Photography by Steve Brimm. (Photo courtesy Copper Country Associated Artists)

Also, at the Copper Country Associated Artists (CCAA) Gallery, Steve Brimm will be signing his new book, Copper Harbor -- Michigan's Northern Most Outpost. He has been photographing the environs of the Copper Harbor area for 20 years and is considered to be one of the top nature photographers in the Lake Superior region. He will be at the CCAA gallery from 6:30 p.m. - 8:30 p.m. on First Friday. For more information, please call 906-337-1252.

Galerie Bohème to exhibit work by Margo McCafferty Rudd

Rudders, by Margo McCafferty Rudd. Mixed media on paper. (Image courtesy Galerie Bohème)

From 7 p.m. to 9 p.m. on First Friday, Aug. 2, Galerie Bohème will host an opening reception for Margo McCafferty Rudd and the exhibit of her exquisite new works on paper and Herculene.

"So come on UP, down, over, join us and friends for a cup of something -- and the usual assortment of cheese, bread, etc. -- and you may find out what Herculene is," says Galerie Bohème host Tom Rudd.

This exhibit will continue through Sept. 4, 2013. Galerie Bohème is at 423 Fifth Street, Calumet. For more information call Tom Rudd at 906-369-4087.

Omphale Gallery and Café to feature art, music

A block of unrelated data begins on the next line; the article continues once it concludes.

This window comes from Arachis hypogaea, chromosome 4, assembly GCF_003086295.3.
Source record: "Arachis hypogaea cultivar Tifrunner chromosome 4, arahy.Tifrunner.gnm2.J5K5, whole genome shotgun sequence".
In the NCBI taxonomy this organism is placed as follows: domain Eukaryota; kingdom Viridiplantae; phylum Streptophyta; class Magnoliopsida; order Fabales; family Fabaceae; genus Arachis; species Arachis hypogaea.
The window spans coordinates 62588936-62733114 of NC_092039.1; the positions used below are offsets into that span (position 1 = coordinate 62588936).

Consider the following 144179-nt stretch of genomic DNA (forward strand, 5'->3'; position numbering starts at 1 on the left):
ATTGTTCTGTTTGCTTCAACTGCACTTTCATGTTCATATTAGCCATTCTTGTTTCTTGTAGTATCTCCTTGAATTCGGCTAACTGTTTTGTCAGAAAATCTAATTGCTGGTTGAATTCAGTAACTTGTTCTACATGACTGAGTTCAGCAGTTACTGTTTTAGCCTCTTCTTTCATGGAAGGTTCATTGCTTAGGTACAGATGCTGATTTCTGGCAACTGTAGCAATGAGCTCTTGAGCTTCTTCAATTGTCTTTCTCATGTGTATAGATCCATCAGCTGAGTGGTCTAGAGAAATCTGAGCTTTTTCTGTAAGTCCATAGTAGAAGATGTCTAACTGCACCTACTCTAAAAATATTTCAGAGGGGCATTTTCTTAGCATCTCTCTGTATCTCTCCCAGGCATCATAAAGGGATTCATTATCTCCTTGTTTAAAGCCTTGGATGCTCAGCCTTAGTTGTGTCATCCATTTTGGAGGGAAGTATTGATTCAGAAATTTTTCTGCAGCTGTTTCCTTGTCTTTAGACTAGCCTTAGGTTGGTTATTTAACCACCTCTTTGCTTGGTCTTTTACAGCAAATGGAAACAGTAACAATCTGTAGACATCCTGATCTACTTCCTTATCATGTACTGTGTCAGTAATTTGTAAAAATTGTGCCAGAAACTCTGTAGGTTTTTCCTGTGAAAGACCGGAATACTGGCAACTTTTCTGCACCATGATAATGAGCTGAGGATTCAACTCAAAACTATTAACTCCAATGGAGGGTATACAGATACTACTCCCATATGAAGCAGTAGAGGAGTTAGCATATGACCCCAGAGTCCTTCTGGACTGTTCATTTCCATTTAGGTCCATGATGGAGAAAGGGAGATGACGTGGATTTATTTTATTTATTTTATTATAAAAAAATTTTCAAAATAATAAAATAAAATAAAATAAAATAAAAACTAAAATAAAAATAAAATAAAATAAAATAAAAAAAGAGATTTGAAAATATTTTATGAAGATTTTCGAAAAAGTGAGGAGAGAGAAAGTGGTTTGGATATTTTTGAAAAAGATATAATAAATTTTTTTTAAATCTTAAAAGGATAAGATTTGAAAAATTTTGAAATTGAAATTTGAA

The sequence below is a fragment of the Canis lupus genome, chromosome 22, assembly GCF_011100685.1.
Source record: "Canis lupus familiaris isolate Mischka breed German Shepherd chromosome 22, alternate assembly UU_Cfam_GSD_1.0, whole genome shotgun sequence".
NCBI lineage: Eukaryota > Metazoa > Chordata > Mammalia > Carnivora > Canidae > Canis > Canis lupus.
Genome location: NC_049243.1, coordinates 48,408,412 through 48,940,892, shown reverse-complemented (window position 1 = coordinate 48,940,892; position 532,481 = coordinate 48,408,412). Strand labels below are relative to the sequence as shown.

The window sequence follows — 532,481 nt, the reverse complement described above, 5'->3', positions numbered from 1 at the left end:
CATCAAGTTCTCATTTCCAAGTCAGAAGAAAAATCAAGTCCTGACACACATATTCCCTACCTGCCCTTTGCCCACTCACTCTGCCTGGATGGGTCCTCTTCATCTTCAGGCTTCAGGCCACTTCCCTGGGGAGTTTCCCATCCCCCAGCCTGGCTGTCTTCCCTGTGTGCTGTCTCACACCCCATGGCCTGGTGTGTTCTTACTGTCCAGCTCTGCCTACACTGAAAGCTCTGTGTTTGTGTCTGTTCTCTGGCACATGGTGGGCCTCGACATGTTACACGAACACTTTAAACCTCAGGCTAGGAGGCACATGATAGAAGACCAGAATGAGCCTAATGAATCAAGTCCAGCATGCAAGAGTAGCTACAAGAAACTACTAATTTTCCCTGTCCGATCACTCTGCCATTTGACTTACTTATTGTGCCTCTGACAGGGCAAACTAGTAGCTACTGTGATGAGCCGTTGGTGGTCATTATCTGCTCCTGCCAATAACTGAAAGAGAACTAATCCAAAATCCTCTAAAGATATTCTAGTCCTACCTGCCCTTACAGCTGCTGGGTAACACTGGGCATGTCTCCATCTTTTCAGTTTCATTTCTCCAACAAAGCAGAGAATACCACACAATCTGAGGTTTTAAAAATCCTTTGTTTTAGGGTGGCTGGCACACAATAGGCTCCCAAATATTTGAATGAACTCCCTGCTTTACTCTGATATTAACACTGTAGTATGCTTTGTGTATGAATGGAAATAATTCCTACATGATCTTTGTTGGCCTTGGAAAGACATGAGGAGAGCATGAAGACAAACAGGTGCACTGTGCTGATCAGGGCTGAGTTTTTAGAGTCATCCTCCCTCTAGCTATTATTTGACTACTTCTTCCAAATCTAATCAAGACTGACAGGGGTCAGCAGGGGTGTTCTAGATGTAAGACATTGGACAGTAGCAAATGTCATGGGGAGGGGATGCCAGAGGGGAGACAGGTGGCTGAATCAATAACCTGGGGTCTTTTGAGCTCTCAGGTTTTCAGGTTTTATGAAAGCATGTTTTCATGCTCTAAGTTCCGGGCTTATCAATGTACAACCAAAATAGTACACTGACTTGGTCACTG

While you're at the top of Fifth Street, stop in at the Omphale Gallery and Café, 431 Fifth Street from 7 p.m. to 9 p.m. First Friday for coffee, gourmet treats and a new exhibit, "Inspired by Color: New Work by jd slack and Terry Daulton."

Recording artist Sig Paulson will provide music. For more information visit the Omphale Gallery and Café on Facebook.

UPDATE: Calumet Art Center to offer open studio

The Calumet Art Center at 57055 Fifth Street will be open from 6:30 p.m. to 8:30 p.m. for First Friday in Calumet.

Create your own one-of-a-kind clay mandala. Find your inspiration while touring the center and open studio featuring looms of all types, lamp work bead station, library and writing studio and the clay studio where artists are gearing up for the Empty Bowls Project.

* Editor's Note: Click here to read about artist Jan Manniko, who passed away July 17, 2013.